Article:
Traditional Japanese umbrellas, made modern.
Umbrella Supplier for Eiheiji, the Head Temple of the Sōtō School of Zen Buddhism
Fukui Yougasa supplies umbrellas for the living cultural and historical landmark Eiheiji, the head temple of the Sōtō School of Zen Buddhism. In Buddhism, the ribs of an umbrella are said to evoke a halo, and umbrellas are said to have first come from the heavens. Even today, they can be found at Buddhist temples and shrines everywhere.
Made in Fukui with Local Materials
In the past, Japanese Janome umbrellas were made with paper or oil paper, but they were difficult to maintain; people have asked us for beautiful umbrellas that don’t require maintenance. We worked with Fukui’s history of textile expertise to develop a fabric that used a habutae silk-style weave for a polyester blend that retains the look and feel of pongee silk, combining the ease of upkeep and sturdiness of modern textiles with the beautiful grace of traditional fabric.
Our umbrella frames come in two varieties: a specialized steel alloy for an ideal silhouette, or a specialized carbon fiber designed for sturdiness. The frames make use of Fukui’s history of glasses frame technology, not only providing each umbrella’s 24 sturdy ribs with harmonious radial symmetry, but even making the rain falling on the umbrella’s canopy sound unique. The umbrella can be locked open at two positions — pull the open umbrella down one step to switch to a traditional angular Japanese Janome umbrella silhouette, letting each umbrella perfectly accompany both Japanese and Western styles.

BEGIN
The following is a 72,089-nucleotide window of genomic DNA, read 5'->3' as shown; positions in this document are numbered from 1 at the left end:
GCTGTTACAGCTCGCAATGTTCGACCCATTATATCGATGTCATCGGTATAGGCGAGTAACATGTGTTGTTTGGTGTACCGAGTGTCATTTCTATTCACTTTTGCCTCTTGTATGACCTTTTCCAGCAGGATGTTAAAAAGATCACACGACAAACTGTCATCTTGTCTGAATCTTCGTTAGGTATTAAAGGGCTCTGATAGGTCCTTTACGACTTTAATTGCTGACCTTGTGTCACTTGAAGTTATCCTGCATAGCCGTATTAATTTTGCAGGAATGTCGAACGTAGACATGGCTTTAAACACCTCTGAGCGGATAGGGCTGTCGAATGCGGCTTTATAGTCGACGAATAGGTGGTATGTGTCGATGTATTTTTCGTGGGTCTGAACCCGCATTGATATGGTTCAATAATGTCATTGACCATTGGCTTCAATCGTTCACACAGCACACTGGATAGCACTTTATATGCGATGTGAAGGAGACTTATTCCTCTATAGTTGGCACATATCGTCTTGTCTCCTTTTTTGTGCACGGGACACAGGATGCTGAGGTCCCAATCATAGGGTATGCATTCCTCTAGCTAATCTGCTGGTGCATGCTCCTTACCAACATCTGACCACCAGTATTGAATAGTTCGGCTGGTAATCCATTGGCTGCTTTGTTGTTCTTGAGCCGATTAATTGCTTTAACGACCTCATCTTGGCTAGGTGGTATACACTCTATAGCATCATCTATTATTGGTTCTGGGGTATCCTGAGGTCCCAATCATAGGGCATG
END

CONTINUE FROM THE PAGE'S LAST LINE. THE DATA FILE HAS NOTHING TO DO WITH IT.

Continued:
Both the handle and top tip of our umbrellas are Fukui Kawada lacquerware, made with genuine natural lacquer. Kawada lacquerware is said to be the origin of Japanese lacquerware, with a history of tradition that stretches back some fifteen centuries to the time of Emperor Keitai. The work of master artisans in Kawada, Fukui ensures that each handmade piece of lacquerware can handle both water and heat while retaining its distinctive charm and style.